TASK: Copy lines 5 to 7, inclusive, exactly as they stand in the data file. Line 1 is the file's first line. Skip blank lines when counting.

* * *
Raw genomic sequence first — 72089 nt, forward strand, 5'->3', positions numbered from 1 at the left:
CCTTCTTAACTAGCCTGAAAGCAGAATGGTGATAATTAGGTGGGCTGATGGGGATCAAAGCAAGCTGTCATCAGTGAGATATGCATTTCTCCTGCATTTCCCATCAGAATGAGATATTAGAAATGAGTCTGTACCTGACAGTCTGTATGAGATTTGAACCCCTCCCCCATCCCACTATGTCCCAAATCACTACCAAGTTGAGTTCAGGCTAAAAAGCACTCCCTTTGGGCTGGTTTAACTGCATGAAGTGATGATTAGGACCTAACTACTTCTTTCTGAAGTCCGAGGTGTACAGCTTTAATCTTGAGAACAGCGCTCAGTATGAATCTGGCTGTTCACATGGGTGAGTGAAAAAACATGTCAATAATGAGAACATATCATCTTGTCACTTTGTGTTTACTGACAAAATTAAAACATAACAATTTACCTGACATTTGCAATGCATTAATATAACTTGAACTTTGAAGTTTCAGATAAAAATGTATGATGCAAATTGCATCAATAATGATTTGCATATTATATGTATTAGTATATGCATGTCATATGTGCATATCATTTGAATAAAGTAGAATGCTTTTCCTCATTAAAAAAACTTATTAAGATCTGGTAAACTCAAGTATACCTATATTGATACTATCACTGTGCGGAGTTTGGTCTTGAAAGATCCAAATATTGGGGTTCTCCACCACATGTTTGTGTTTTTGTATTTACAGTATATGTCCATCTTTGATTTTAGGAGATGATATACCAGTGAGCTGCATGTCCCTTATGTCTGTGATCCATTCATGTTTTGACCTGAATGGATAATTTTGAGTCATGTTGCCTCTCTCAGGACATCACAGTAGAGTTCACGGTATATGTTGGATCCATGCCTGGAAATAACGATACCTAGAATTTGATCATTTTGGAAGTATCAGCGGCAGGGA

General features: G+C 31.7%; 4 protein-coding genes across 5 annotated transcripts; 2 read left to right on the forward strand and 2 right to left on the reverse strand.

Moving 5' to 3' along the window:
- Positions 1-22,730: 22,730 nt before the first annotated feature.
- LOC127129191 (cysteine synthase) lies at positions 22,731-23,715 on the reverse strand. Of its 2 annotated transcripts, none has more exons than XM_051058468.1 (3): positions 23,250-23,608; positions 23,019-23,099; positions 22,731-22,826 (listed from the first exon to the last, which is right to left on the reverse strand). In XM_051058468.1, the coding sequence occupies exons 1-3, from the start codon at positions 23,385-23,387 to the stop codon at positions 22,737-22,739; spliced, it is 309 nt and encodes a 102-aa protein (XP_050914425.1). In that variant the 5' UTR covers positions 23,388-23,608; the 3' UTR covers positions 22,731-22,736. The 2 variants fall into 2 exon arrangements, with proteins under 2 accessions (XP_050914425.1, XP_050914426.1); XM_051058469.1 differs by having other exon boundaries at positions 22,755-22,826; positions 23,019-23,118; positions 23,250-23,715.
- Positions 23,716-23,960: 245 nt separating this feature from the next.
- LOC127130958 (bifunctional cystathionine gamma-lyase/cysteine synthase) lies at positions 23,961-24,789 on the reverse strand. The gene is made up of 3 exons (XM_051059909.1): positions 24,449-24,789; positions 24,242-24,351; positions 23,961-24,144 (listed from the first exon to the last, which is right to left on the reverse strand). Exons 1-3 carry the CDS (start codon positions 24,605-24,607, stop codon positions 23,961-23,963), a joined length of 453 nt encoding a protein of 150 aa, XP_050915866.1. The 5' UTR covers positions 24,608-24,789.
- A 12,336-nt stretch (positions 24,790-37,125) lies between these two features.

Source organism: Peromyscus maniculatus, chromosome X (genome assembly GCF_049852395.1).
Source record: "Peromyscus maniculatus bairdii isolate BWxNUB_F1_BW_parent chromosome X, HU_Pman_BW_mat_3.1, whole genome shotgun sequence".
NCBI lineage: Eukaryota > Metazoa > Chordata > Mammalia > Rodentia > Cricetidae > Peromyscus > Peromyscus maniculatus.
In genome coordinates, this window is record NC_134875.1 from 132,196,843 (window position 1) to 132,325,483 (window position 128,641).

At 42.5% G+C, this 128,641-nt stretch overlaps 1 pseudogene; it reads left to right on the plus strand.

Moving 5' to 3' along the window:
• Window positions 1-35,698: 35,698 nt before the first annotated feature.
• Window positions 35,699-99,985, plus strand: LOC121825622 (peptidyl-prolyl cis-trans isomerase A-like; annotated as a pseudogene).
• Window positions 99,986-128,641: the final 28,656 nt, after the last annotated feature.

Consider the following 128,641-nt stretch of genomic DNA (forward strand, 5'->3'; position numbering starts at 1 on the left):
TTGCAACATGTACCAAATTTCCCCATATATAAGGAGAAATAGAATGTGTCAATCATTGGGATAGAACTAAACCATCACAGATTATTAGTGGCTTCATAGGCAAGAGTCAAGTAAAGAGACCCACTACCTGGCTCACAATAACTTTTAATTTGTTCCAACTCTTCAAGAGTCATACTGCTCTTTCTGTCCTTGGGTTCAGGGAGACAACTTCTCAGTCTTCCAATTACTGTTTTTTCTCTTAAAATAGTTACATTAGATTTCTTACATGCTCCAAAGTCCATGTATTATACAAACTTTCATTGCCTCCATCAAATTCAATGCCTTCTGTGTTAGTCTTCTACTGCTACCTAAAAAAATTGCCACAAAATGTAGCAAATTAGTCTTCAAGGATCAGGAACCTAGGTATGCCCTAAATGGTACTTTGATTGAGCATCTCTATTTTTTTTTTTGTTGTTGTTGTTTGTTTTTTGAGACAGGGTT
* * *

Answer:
- Positions 1-22,730: 22,730 nt before the first annotated feature.
- LOC127129191 (cysteine synthase) lies at positions 22,731-23,715 on the reverse strand. Of its 2 annotated transcripts, none has more exons than XM_051058468.1 (3): positions 23,250-23,608; positions 23,019-23,099; positions 22,731-22,826 (listed from the first exon to the last, which is right to left on the reverse strand). In XM_051058468.1, the coding sequence occupies exons 1-3, from the start codon at positions 23,385-23,387 to the stop codon at positions 22,737-22,739; spliced, it is 309 nt and encodes a 102-aa protein (XP_050914425.1). In that variant the 5' UTR covers positions 23,388-23,608; the 3' UTR covers positions 22,731-22,736. The 2 variants fall into 2 exon arrangements, with proteins under 2 accessions (XP_050914425.1, XP_050914426.1); XM_051058469.1 differs by having other exon boundaries at positions 22,755-22,826; positions 23,019-23,118; positions 23,250-23,715.
- Positions 23,716-23,960: 245 nt separating this feature from the next.